The what of art is far more important than the how; it should, indeed, be the what that determines the how, as form determines shape.

It is luxurious to make mantelpiece ornaments of the artefacts of what we term uncivilized or superstitious peoples, whose culture we think of as much inferior to our own, and which our touch has destroyed: the attitude, however ignorant, of those who used to call these things "abominations" and "beastly devices of the heathen" was a much healthier one.

The vulgarism of humanism appears nakedly and unashamed in all euhemerism.

All possessions not at the same time beautiful and useful are an affront to human dignity. Ours is perhaps the first society to find it natural that some things should be beautiful and others useful. To be voluntarily poor is to have rejected what we cannot both admire and use; this definition can be applied alike to the case of the millionaire and to that of the monk.

...our environment, with its exaggerated standards of living and equally deprecated standards of life.... is a matter of fact that a well made icon will be beautiful, in other words that it will please when seen by those for whose use it was made, but the imager is casting his bronze primarily for use and not as a mantelpiece ornament or for the museum showcase.

"To be properly expressed," as Eckhart says, "a thing must proceed from within, moved by its form." It is just as necesary that the idea of the work to be done should first of all be imagined in an imitable form as that the workman should command the technique by which this mental image can be imitated in the available material. "It is," as Augustine says, "by their ideas that we judge of what things ought to be like."

Beauty is at once a symptom and an invitation; as truth is apprehended by the intellect, so beauty moves the will; beauty is always ordered to reproduction, whether a physical generation or spiritual regeneration. To think of beauty as a thing to be enjoyed apart from use it to be a naturalist, a fetishist, and an idolater.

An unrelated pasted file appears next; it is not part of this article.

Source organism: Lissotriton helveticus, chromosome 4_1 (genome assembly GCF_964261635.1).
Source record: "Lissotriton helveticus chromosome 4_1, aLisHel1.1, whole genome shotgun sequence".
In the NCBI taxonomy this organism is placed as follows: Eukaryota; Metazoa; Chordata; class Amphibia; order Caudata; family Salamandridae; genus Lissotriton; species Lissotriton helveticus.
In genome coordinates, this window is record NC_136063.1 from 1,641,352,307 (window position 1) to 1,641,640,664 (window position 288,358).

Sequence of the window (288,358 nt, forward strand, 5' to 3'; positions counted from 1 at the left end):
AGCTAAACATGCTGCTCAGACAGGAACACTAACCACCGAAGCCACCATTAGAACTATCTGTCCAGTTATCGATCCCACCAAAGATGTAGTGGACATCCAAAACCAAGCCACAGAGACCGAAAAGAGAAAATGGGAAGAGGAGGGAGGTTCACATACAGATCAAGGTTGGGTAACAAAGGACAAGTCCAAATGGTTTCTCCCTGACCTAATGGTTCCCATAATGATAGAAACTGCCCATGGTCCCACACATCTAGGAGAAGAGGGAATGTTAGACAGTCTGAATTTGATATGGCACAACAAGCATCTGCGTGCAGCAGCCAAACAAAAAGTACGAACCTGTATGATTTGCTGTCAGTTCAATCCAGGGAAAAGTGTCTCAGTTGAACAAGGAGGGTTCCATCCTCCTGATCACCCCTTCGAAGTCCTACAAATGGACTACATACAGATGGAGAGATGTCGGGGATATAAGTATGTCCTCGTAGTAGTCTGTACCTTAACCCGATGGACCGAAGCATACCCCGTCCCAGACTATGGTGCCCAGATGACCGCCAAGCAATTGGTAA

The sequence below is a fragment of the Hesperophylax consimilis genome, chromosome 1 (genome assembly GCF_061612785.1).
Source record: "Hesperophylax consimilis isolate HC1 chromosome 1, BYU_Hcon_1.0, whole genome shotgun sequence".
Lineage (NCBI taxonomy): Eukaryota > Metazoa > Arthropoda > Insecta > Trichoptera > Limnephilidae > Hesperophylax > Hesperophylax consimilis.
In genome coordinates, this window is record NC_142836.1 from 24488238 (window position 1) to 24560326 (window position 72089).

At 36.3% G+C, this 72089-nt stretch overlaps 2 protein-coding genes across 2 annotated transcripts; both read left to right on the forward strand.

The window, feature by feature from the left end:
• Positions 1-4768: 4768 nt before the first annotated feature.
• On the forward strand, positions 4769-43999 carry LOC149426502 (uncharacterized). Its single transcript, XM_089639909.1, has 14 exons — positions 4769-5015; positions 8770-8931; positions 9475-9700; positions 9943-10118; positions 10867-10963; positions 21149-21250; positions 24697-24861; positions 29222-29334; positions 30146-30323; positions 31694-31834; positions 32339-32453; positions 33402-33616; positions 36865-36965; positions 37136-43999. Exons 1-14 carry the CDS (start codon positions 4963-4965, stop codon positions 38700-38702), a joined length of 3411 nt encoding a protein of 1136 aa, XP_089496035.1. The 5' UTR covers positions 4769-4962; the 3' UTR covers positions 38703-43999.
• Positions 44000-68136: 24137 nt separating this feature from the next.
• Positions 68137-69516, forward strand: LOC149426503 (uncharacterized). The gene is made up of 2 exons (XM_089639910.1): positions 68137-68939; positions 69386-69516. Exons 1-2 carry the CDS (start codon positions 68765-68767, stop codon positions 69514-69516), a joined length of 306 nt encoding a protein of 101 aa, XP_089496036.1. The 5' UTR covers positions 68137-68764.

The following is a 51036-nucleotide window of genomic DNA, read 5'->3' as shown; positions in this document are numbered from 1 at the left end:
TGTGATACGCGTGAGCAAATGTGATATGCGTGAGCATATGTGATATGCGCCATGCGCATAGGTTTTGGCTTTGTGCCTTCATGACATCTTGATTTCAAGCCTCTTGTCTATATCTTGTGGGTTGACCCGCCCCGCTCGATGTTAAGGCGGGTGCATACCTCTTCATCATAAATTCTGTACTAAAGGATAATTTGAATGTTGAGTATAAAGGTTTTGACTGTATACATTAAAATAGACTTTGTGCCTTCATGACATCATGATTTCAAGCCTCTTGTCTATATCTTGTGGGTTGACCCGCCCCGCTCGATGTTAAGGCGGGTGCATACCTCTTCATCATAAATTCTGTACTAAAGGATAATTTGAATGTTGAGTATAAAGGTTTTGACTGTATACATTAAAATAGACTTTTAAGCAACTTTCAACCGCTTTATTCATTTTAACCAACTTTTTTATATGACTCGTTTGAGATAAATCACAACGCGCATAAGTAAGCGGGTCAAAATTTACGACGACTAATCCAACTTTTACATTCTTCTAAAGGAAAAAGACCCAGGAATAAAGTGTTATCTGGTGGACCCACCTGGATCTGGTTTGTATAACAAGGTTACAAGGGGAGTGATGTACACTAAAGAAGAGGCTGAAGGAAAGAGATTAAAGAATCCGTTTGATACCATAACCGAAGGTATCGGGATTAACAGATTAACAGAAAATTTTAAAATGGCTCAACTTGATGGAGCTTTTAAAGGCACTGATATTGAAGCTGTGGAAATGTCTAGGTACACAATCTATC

The collector who owns a crucifix of the finest period and workmanship, and merely enjoys its "beauty," is in a very different position from that of the equally sensitive worshipper, who also feels its power, and is actually moved to take up his own cross; only the latter can be said to have understood the work in its entirety, only the former can be called a fetishist.

We are altogether too busy, and have made a vice of industry.

The modern artist's ambition to be represented in a museum is his vanity, and betrays a complete misunderstanding of the function of art; for if a work has been made to meet a given and specific need, it can only be effective in the environment for which it was designed, that is to say in some such vital context as a man's house in which he lives, or in a street, or in a church, and not in any place the primary function of which is to contain all sorts of art.

...if we need art only if and because we like art, and ought to be good only if and because we like to be good, art and ethics are made out to be mere matters of taste, and no objection can be raised if we say that we have no use for art because we do not like it, or no reason to be good, because we prefer to be bad.... In all normal and humane civilizations the doctrine about art has been that art is...a means, and not a final end.... The fact that a man takes pleasure, or may take pleasure, in doing well or making well, does not suffice to make of this pleasure the purpose of his work, except in the case of the man who is self-righteous or that of the man who is merely a self-expressionist: just as the pleasure of eating cannot be called the final end of eating, except in the case of the glutton who lives to eat.

The workman becomes a patron as soon as he proceeds to buy for his own use. And to him as consumer we suggest that the man who, when he needs a suit, does not buy two ready made suits of shoddy material, but commissions a skilled tailor to make one suit of fine material, is a far better patron of art and better philanthropist than the man who merfely acquires an old master and gives it to the nation.

It hardly needs to be pointed out that a treatment which represents a mystical event as if a current event communicates it not less but more vividly, and in this sense more "correctly," than one which by a pedantic regard for archaelogical precision rather separates the event from the spectator's "now" and makes it a thing of the past.